• 4 out of 5 stars
  • Laugh-Out-Loud Seriousness

  • By Bette on 06-27-12

Membership in the tribe is necessary to absorbthis

Overall
1 out of 5 stars
Performance
3 out of 5 stars
Story
1 out of 5 stars

Reviewed: 12-29-11

What would have made Kalooki Nights better?

Less inwardly focused on tribal jokes, stories, habits,

Has Kalooki Nights turned you off from other books in this genre?

No

Did the narration match the pace of the story?

I suppose. My sympathies to the narrator.

You didn???t love this book... but did it have any redeeming qualities?

None that I could discern

Any additional comments?

As an amazon reviewer said,

  • Hotel on the Corner of Bitter and Sweet

  • A Novel
  • By: Jamie Ford
  • Narrated by: Feodor Chin
  • Length: 10 hrs and 52 mins
  • Unabridged
  • Overall
    4 out of 5 stars 3,485
  • Performance
    4.5 out of 5 stars 2,274
  • Story
    4.5 out of 5 stars 2,285

In the opening pages of Jamie Ford's stunning debut, Hotel on the Corner of Bitter and Sweet, Henry Lee comes upon a crowd gathered outside the Panama Hotel, once the gateway to Seattle's Japantown. It has been boarded up for decades, but now the new owner has made an incredible discovery: the belongings of Japanese families, left when they were rounded up and sent to internment camps during World War II. As Henry looks on, the owner opens a Japanese parasol.

  • 5 out of 5 stars
  • Hotel on the corner of bitter and sweet

  • By Christopher on 04-02-09

Engaging and Lovely. Highly recommend.

Overall
5 out of 5 stars

Reviewed: 02-06-09

A poignant, endearing, complex, imaginative, and well-executed plot with wonderful fully-developed characters. Flash backs from adult lives are interleaved seamlessly and cleverly as two 12/13 year olds come of age under very difficult circumstances. Some characters are seriously flawed in realistic ways. One set of flawed parents is complemented by another set of parents cut out of whole cloth. Adult friends of the children add a special dimension in unexpected ways. Some of the objects and events loom large and carry their heartbreaking meaning from the west coast internment of Japanese-American US citizens. I would be surprised if you don't simultaneously laugh and get misty-eyed from the last few words spoken at the end of the book. Audio is very well narrated. It is as good a young adult/parent/any-adult book as is the excellent The BookThief.

38 of 42 people found this review helpful

  • Serena

  • By: Ron Rash
  • Narrated by: Phil Gigante
  • Length: 11 hrs and 22 mins
  • Unabridged
  • Overall
    3.5 out of 5 stars 798
  • Performance
    4 out of 5 stars 632
  • Story
    3.5 out of 5 stars 642

The year is 1929, and newlyweds George and Serena Pemberton arrive in the North Carolina mountains to create a timber empire, vowing to let no one stand in their way, especially those newly rallying around Teddy Roosevelt's nascent environmental movement.

  • 5 out of 5 stars
  • Subtle Genius

  • By David Shear on 08-21-13

Gothic Garbage with Cardboard Characters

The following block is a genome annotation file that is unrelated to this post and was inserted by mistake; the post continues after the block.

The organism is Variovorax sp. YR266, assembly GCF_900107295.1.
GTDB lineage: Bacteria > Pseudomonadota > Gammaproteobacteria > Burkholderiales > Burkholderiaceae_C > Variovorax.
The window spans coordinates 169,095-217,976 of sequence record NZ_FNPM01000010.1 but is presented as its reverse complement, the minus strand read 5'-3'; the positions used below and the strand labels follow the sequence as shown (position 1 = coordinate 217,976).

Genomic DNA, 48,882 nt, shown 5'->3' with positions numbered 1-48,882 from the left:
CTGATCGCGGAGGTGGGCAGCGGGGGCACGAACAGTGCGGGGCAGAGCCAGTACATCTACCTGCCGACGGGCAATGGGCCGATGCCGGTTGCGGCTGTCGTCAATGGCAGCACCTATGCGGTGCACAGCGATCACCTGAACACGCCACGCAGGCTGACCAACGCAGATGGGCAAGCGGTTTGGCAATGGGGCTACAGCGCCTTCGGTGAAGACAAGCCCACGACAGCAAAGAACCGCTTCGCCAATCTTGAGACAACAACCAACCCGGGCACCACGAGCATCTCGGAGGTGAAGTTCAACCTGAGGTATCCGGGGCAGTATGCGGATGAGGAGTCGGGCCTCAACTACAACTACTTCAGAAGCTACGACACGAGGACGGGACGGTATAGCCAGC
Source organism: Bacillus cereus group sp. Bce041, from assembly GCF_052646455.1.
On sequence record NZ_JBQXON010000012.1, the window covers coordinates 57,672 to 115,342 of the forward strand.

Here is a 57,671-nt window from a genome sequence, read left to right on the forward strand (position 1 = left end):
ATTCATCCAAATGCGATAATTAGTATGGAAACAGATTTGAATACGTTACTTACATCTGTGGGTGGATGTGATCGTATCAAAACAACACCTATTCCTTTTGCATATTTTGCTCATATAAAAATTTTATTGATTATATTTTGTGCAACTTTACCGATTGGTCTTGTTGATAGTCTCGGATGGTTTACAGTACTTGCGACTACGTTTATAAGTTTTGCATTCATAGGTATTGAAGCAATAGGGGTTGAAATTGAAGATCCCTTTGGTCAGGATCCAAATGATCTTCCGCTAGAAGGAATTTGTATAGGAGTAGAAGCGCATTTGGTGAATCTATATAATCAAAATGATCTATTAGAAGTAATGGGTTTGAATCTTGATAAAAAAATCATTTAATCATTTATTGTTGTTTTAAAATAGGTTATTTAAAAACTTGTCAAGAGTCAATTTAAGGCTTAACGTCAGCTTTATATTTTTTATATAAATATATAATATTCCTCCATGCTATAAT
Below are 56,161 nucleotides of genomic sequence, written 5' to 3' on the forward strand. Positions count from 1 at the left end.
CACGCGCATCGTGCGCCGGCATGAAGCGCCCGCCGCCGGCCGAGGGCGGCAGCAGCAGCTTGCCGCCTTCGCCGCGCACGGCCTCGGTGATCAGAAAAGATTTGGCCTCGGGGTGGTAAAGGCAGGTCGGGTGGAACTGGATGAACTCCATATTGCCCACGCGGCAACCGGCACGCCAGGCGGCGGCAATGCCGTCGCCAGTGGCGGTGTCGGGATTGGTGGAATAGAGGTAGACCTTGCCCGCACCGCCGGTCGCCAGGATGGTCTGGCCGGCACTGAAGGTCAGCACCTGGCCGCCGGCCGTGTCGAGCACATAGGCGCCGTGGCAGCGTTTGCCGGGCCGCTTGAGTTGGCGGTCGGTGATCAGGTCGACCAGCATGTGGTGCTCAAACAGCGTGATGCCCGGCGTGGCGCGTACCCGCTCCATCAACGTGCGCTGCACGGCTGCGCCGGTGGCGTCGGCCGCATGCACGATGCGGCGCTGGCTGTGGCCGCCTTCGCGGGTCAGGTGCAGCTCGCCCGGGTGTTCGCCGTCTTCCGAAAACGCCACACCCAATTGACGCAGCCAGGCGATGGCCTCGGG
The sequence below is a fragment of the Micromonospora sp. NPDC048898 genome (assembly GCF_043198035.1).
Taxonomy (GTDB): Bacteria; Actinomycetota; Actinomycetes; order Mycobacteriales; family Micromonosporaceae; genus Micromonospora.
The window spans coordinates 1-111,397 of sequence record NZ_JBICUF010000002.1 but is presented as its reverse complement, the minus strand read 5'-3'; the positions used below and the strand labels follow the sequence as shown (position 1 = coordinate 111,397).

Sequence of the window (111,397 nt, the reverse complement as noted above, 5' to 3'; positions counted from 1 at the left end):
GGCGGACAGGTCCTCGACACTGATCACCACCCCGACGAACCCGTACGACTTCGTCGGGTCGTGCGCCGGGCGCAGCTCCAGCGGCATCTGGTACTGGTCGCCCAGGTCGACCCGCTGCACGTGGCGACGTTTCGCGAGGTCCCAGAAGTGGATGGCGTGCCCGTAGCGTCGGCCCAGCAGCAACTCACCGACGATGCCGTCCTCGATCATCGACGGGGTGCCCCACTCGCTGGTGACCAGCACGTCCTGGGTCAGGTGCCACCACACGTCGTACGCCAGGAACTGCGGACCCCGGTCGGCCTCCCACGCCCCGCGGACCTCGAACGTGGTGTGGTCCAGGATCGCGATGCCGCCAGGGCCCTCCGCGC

Overall
1 out of 5 stars

Reviewed: 01-04-09

Comparisons to Macbeth and Greek tragedy notwithstanding, this novel is a waste of time. Its prose is pedestrian. That it is on the NYT's Best Seller List says more about the tastes of the American public than the quality of the book. Serena is the ultimate sociopath. Other authors create "bad" characters but manage to invest them with characteristics and personalities which make them interesting in spite of their flaws -- not so with Serena.
The narrator affects a grating southern accent which he uses for the locals as well as the Bostonian Pemberton.
The book deserves a bodice ripping cover to convey its nature.

15 of 25 people found this review helpful

  • The Book Thief

  • By: Markus Zusak
  • Narrated by: Allan Corduner
  • Length: 13 hrs and 56 mins
  • Unabridged
  • Overall
    4.5 out of 5 stars 21,323
  • Performance
    4.5 out of 5 stars 18,224
  • Story
    4.5 out of 5 stars 18,261

It's just a small story really, about, among other things, a girl, some words, an accordionist, some fanatical Germans, a Jewish fist-fighter, and quite a lot of thievery. Set during World War II in Germany, Markus Zusak's groundbreaking new novel is the story of Liesel Meminger, a foster girl living outside of Munich. Liesel scratches out a meager existence for herself by stealing when she encounters something she can't resist: books.

  • 5 out of 5 stars
  • Glad I took a chance.

  • By Robert on 08-20-11

A Must Read

Overall
5 out of 5 stars

Reviewed: 09-01-07

Engaging, moving, delightful and well-written. This book deserves a place among the best.

0 of 1 people found this review helpful

  • Gilgamesh

  • A New English Version
  • By: Stephen Mitchell - translator
  • Narrated by: George Guidall
  • Length: 4 hrs and 4 mins
  • Unabridged
  • Overall
    4 out of 5 stars 2,703
  • Performance
    4.5 out of 5 stars 2,186
  • Story
    4 out of 5 stars 2,181

This brilliant new treatment of the world's oldest epic is a literary event on par with Seamus Heaney's wildly popular Beowulf translation. Esteemed translator and best-selling author Stephen Mitchell energizes a heroic tale so old it predates Homer's Iliad by more than a millennium.

  • 4 out of 5 stars
  • A defense of this "translation"

  • By George on 07-16-08

Fun and Enlightening

Overall
5 out of 5 stars

Reviewed: 01-09-06

An unknown poet writes the world's oldest known epic poem. (2 hours for story; 2 hours for interpretation and explanation by the editor.) Superbly narrated by George Guidall in what is undoubtedly the way most received the story in its time. Uniquely and appropriately audio. The narrative pace translates beautifully to an easy to listen to story(publisher's notes say that earlier translations are stiff and academic). Fun and Enlightening -- not to worry if poetry puts you off -- this story flows beautifully. The interpretations and explanations of editor are worthwhile. I question his easy-to-ignore comparisons to very current events that can only be judged appropriately in the lens of history and his speculations on a homoerotic relationship between the two main characters. Very worthwhile.

16 of 21 people found this review helpful